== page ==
• This pipeline is illegal: construction beginning this week is over First Nations’ objections, violating their Constitutional rights and the  UN Declaration of the Rights of Indigenous Peoples to which Canada is a signatory.
  • The TMX project is far from a done deal. There is a groundswell of support for Indigenous Nations who are in court to oppose the project: citizens have raised $110k in just over a month to support a new round of legal challenges. 

Important Context:

  • According to Eugene Kung, staff lawyer at West Coast Environmental Law, “The government’s one-size-fits-all approach to consultation undermines the requirement to engage with each Nation’s specific and focused interests and concerns individually, in a manner that takes into account historical context and cumulative effects. Together, the legal challenges and arguments raised by Indigenous applicants amount to significant risk that Trans Mountain’s recent approvals will once again be quashed. They suggest that Canada was once again aiming for the floor on consultation, and raise questions about whether the government was simply looking to tick the appropriate boxes before arriving at its predetermined outcome.”
  • Environment and Climate Change Canada estimated the additional oil produced and processed by Trans Mountain would release 13 to 15 million more tonnes of carbon dioxide every year — and that’s just the upstream emissions, not counting the actual end use. But climate impacts were not considered by the National Energy Board’s review, which approved the pipeline.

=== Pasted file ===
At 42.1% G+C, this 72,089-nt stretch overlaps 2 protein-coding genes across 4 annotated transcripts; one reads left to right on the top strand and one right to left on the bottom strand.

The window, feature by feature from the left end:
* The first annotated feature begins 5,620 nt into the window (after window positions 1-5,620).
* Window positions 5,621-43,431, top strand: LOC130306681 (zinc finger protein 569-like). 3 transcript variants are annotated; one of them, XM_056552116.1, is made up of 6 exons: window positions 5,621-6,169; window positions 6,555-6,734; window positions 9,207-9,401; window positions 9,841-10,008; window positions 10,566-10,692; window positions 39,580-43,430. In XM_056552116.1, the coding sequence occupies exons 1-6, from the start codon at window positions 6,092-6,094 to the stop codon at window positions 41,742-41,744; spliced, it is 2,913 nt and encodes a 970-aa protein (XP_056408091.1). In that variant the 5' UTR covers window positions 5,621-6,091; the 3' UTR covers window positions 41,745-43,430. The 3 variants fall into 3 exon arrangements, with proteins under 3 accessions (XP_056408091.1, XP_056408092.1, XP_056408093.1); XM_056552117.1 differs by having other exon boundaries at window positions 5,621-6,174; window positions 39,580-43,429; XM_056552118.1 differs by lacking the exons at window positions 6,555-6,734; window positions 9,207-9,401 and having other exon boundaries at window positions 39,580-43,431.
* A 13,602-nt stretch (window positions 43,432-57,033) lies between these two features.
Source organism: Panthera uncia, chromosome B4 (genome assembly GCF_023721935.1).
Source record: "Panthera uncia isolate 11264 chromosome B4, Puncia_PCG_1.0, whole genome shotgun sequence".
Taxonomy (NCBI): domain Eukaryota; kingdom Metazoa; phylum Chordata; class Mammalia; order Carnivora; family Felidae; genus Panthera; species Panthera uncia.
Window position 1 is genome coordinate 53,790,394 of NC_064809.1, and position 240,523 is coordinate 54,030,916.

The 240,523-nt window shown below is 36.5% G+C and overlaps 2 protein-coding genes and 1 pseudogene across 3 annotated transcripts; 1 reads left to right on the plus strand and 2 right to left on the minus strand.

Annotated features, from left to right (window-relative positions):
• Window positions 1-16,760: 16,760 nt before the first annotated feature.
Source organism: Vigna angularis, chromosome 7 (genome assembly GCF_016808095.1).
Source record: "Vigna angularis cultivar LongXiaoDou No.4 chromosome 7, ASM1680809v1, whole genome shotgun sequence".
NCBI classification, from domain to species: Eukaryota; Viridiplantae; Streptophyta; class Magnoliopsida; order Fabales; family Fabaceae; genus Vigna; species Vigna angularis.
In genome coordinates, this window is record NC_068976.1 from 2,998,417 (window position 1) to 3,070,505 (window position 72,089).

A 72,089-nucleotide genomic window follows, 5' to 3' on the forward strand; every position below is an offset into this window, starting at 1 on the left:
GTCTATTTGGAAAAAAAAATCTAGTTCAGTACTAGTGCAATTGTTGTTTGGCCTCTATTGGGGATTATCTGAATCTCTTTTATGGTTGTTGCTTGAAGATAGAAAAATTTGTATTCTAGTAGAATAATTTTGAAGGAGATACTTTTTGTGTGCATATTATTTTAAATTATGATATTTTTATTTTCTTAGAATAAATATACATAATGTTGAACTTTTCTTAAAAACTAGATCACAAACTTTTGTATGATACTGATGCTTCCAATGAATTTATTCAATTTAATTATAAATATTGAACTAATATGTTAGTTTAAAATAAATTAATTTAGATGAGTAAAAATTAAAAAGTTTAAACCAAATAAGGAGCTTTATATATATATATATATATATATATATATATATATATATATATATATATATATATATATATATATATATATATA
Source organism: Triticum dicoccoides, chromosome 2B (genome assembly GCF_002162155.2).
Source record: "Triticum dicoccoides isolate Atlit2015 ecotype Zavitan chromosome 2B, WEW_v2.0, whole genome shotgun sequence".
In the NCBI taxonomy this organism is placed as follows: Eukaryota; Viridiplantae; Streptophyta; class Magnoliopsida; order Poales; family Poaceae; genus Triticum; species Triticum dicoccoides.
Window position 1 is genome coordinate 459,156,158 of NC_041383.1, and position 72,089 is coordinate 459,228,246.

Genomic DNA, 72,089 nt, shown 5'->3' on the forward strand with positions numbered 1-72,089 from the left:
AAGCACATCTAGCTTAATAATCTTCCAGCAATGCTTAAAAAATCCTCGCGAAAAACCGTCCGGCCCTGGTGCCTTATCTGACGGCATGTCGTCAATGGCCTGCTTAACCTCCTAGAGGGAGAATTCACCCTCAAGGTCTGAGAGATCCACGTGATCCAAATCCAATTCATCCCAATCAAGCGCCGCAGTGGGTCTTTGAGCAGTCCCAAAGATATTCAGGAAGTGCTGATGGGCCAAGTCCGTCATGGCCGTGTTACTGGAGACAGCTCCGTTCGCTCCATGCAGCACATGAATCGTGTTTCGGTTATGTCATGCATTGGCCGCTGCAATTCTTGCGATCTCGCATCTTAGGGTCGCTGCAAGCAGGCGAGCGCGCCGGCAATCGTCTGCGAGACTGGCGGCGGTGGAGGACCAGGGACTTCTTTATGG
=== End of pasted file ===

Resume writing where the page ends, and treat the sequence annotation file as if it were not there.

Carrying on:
• Twinning the pipeline would increase tanker traffic in and out of Burrard Inlet sevenfold, and on their way to the ocean tankers have to pass through the Juan de Fuca Strait, home to a critically endangered population of 76 southern resident killer whales. Ship noise has been blamed for some of their decline because it impedes their ability to use sound for hunting.
  • TMX’s re-approval, scientists say, could seal the fate of the whales. But it has already shaped municipal, provincial and federal politics, pitted two of Canada’s most populous provinces against one another and stretched the seams of federalism for a decade.

When writing a letter, remember to:

  1. Keep it short! Your letter to the editor should be no more than 250 words- make sure that you focus 
  2. Be to the point. Similar to the point above, because you have so few words, make sure that you focus in on one point. 
  3. Be gentle. Try not to attack or insult the author of the article. Instead, present an alternate opinion of theory in a clear way.
  4. Finish big! Close with the thought you’d like readers to remember, and consider the message that you want your readers to take away. 
  5. Be sure to include your contact information! Include your name, phone number, and email address where the editor can reach you. If your letter is published, it will probably also include your name and city. 
  6. E-mail your letter in the body of the email. Don’t send your letter as an attachment! Also put “Letters to the Editor re: article name” in the subject line. 
  7. Follow the Newspaper’s Guidelines. Remember that many Newspapers will have specific guidelines to follow to send in your letter, so make sure to check their website for these!